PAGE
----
31. Mental Preparedness Feb. 23,2010 Littleton, CO 2 wounded 32-year-old Bruco “Strong Eagle” Eastwood Arrived at the middle school just as students were leaving for the day and opened fire with a high powered hunting rifle. Two students were wounded before Math teacher, Dr. David Benke, tackled the gunman, helping to subdue him until police arrived “I had always told my students since Columbine that if anything happened in school, I would hope that I would be able to do something.” Dr. David Benke, Math Teacher Deer Creek Middle School

  32. Understanding the mental process of Combat Universal Human Phobia Fear +175+ HBPM • Irrational thinking/decision making • Freezing VS. slow motion time • Vasoconstriction • Auditory exclusion • Submissive behavior • Poor communication/speech • Perseveration Extreme survival stress

  33. Your Mind and Combat Above approximately 175 HPBM there is a breakdown of cognitive processing. The Forebrain begins to shut down and the Midbrain takes over.

  34. Decision Making in an Emergency During an emergency you could be required to make life-or-death decisions. Air Force Colonel John Boyd developed a model to help explain this type of decision making process. The system is called the “OODA Loop.” OODA is an acronym that stands for Observe, Orient, Decide and Act

  35. OODA Loop According to Boyd’s theory, emergency response can be seen as a series of time-competitive, Observe-Orient-Decide-Act (OODA) cycles The “loop” occurs when collective actions have changed the situation. The cycle continues throughout an incident

  36. Observe First you become aware of a potentially dangerous situation.

  37. Orient Orient yourself to the situation so you can best determine you response option.

  38. Decide Decide the best possible response, based on what you know at the time.

  39. Act Carry out the action plan to the best of your abilities, based on what you know at the time.

  40. The Loop Repeats Remember, the OODA Loop process can occur several times during an emergency.

  41. Applying OODA to RUN/HIDE/FIGHT • Observe • Situational Awareness • Pre-attack Behavior • Orient • Contact + Location = Response

  42. Applying OODA to RUN/HIDE/FIGHT • Level of Contact? • Direct vs. Indirect • Path of Escape • Yes or No? • Ability to Secure • Yes or No?

  43. Applying OODA to RUN/HIDE/FIGHT In a moment of decision, the best thing you can do is the right thing. The worst thing you can do is nothing. President Theodore Roosevelt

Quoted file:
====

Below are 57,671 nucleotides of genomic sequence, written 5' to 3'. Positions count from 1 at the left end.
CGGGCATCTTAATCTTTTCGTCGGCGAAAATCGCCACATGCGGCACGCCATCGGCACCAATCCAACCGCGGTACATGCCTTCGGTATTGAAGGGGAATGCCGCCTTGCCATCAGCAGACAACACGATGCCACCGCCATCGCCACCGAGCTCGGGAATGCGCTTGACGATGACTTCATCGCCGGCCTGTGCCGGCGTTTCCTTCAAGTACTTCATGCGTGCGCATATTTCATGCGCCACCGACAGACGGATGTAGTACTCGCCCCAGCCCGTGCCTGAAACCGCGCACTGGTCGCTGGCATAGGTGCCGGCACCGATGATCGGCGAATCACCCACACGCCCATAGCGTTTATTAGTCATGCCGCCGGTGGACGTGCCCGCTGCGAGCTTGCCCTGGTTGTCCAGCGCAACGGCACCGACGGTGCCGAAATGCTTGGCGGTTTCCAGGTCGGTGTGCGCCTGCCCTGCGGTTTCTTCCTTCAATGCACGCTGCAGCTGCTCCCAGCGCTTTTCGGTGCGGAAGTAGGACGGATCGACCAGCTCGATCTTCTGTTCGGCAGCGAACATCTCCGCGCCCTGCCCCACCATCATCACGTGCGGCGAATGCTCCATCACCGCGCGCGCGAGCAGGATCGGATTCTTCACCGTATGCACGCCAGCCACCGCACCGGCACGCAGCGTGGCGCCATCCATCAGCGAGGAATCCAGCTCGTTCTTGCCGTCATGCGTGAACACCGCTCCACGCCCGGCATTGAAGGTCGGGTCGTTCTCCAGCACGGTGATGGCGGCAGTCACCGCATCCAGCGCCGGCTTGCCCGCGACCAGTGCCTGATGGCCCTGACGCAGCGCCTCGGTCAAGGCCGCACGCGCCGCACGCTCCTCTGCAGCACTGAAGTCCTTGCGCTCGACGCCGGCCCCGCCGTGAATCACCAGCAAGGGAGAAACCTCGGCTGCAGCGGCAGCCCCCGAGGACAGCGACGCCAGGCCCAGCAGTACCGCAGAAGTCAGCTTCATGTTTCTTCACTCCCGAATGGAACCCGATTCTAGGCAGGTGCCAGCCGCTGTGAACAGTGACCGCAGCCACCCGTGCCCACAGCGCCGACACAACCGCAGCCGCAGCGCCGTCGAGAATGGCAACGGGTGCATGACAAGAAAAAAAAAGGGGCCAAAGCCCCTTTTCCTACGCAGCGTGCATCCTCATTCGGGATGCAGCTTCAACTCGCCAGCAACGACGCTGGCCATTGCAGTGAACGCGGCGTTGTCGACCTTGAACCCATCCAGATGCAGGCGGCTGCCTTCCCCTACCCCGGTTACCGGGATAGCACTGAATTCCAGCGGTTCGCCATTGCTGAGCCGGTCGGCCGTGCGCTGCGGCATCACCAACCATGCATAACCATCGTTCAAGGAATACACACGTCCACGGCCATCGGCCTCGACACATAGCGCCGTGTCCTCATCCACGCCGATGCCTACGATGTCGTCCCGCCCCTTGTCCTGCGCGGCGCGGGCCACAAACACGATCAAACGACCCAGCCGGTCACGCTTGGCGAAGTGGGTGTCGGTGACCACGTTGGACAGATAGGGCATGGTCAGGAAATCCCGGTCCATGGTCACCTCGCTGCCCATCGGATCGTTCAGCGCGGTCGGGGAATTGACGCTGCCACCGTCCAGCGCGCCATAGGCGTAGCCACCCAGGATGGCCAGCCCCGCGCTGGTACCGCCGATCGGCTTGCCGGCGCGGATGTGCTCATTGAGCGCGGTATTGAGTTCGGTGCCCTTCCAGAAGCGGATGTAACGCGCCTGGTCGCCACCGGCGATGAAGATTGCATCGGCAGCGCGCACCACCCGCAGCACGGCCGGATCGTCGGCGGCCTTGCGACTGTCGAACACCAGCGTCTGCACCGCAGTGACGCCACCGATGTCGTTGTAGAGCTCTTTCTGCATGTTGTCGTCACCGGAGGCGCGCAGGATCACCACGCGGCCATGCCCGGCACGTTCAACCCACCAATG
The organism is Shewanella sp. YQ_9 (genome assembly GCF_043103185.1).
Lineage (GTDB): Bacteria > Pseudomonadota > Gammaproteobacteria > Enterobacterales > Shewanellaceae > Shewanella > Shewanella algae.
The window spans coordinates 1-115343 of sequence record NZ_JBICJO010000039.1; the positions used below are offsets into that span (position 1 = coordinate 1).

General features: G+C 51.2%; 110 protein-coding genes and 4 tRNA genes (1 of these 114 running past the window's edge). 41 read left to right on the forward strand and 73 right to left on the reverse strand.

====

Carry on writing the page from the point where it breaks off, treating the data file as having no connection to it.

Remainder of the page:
44. Vasoconstriction Vasoconstriction is the narrowing of the blood vessels resulting from contraction of the muscular wall of the vessels. Probably a survival mechanism but can greatly reduce fine motor skills.

  45. Submissive Behavior “Get in a line, I am going to kill you all.” Oikos University Shooting 7 killed, 3 wounded Oakland, CA April 2, 2012

  46. Passive Targets, Easy Victims When law enforcement officers counter a shooting incident, the hit ratio is only 12 to 18 percent. • Shooter’s hit ratios are dramatically higher, with some as high as 80 percent • The difference is not attributed to shooting skill, but rather the passive response. • Available targets are predictable and stationary.

  47. Direction and Control “ Very little innovative thinking occurs under combat conditions, we must plan and train for the next fight before we’re in it.” Dave Grossman Whatever you are drilled to do you will perform under stress. Perseveration: The repetition of a particular response.

  48. Training • Allows us to overcome extreme survival stress • Stress inoculation • Firefighter and a Firehouse • Two-way-street • Provide the training & participate

  49. Tactical Breathing • Technical term is called autogenic breathing, but in the combat community it’s referred to as combat breathing or tactical breathing. • Technique to control fear and stress by limiting the role of the body’s Sympathetic Nervous System. • Sympathetic Nervous System controls out Fight or Flight response and is part of the Autonomic Nervous System